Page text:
*** (out of 5)
January 25, 2013
Jason Statham as PARKER
Jennifer Lopez as LESLIE RODGERS
Michael Chiklis as MELANDER
Nick Nolte as HURLEY
Wendell Pierce as CARLSON
Clifton Collins Jr. as ROSS
Emma Booth as CLAIRE
Michah Hauptman as AUGUST HARDWICKE
Bobby Cannavale as JAKE FERNANDEZ
Directed by: Taylor Hackford
BY KEVIN CARR
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Whether you like the selection of movies in early 2013 or not, you can credit or blame “The Expendables” and “The Expendables 2.” We are now in the middle of a run of films featuring the various stars from that series.
Last week was Arnold Schwarzenegger’s return to the headlining role in “The Last Stand.” Next week, Sylvester Stallone will punch the big screen in “Bullet to the Head.” And in a couple more weeks, we get a new “Die Hard” film with Bruce Willis. In the midst of all this, we have Jean-Claude Van Damme and Dolph Lundgren teaming up again in the DVD release of “Universal Soldier: Day of Reckoning.”
But don’t worry, folks. You won’t see Randy Couture headlining a major movie anytime soon.
This week, our tough guy action film is “Parker,” starring Jason Statham as the title character. In the movie, he plays a good-hearted thief who is doublecrossed, shot and left for dead when the other men on a heist betray him. Once he nurses himself back to health, he seeks revenge and the money he is owed from the job. This leads him from Ohio to Florida, where he discovers a huge score his old team is planning, so Parker decides to cause some problems.
I’ll put my cards on the table here. I like Jason Statham action movies, for the most part. And I respect him for making them. He has no delusions of why he is famous. The guy has made a career out of releasing what amounts to modern B-movies in January and September. So, while “Parker” is hardly a fine work of art, it is perfectly enjoyable, the way a Big Mac and fries tastes really good now and then.
Directed by Taylor Hackford, whose career has been filled with much more respectable films like “An Officer and a Gentleman,” “White Nights” and “Ray,” “Parker” is an attempt to make a cheeky action crime drama. Hackford isn’t taking things too seriously with the movie, and he’s just having fun. However, he doesn’t turn it into a spoof of the genre. It seems, in a way, he is paying homage to the tough guy crime films of the 80s and 90s, and he ended up making a neat flick.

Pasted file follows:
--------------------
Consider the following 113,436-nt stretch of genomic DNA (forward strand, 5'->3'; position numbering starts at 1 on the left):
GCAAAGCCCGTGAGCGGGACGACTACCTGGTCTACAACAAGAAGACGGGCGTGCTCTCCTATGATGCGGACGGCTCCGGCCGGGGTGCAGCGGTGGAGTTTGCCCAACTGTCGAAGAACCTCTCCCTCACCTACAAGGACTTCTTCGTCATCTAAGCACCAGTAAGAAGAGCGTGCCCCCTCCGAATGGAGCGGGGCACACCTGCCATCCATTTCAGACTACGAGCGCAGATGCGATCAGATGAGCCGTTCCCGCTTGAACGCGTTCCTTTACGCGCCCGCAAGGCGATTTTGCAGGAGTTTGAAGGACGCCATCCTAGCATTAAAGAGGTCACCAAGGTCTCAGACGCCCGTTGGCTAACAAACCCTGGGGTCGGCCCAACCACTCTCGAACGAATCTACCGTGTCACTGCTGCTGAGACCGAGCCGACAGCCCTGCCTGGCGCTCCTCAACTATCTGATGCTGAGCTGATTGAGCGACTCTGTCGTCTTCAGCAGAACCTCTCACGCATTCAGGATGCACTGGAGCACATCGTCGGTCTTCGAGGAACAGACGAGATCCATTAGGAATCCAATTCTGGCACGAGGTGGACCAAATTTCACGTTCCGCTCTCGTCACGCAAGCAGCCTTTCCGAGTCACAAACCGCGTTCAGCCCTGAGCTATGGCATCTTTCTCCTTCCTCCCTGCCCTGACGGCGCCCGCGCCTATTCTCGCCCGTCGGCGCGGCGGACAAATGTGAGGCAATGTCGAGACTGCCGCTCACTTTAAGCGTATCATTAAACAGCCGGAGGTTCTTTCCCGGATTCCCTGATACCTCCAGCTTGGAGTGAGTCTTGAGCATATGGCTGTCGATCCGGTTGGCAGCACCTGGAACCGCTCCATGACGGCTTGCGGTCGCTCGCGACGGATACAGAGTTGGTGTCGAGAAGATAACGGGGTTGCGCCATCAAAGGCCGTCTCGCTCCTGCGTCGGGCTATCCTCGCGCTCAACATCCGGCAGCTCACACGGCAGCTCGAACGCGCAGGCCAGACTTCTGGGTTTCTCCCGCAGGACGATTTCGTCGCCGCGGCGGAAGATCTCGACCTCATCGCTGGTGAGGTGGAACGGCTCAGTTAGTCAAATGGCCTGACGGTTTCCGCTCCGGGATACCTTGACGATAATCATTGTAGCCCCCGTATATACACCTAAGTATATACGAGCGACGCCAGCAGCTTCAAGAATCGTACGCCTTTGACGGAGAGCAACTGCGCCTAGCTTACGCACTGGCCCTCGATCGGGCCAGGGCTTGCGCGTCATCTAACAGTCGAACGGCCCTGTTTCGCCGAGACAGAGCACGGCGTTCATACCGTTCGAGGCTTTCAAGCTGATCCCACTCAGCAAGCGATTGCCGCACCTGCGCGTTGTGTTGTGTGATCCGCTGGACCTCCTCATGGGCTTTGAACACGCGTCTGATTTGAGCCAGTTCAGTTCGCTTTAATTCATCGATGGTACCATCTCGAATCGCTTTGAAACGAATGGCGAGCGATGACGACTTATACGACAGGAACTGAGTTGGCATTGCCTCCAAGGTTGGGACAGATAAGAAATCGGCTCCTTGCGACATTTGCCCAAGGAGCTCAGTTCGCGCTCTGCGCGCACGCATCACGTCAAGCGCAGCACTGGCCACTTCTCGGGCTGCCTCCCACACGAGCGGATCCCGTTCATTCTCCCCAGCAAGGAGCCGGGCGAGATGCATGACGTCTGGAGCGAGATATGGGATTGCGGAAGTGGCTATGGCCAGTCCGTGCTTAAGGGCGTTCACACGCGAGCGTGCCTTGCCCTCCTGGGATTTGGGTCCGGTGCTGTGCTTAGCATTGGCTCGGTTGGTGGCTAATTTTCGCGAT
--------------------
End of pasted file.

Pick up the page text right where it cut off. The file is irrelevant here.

It’s not high art, but it has some great villains in it, and Statham works as his stock character. There’s not wall-to-wall action in the film, as it is a heist movie at its heart, but there are some great moments. Oh, and there’s a couple scenes of boobs, which is always appreciated.
However, all of these good elements to the movie come crashing down when Jennifer Lopez comes on the screen. She plays the role as shrill and annoying as she has any other role. Maybe it’s a thing she has with otherwise respected directors in crime movies. After all, I had a similar reaction to her godawful appearance in Martin Brest’s “Gigli.” In fact, had I not known the release date, I would have suspected she had shot this film around this time, when “Gigli” torpedoed her somewhat promising movie star career. (Note that I said “movie star career” instead of “acting career.” It’s an important point.)
Honestly, I have no idea why Lopez is even in this movie. Her role is secondary at best, and it’s really not critical the overall storyline. (Case in point: I haven’t even mentioned her until now.) Every time she appears on screen, I tended to zone out. It felt like the role was written for a much smaller actress, and then when Lopez showed interest, they beefed it up without actually making things integral to the plot.
Make no mistake, Jennifer Lopez is the albatross around this movie’s neck. Whenever she’s on screen, it’s garbage. When she’s not, “Parker” is actually quite a bit of fun.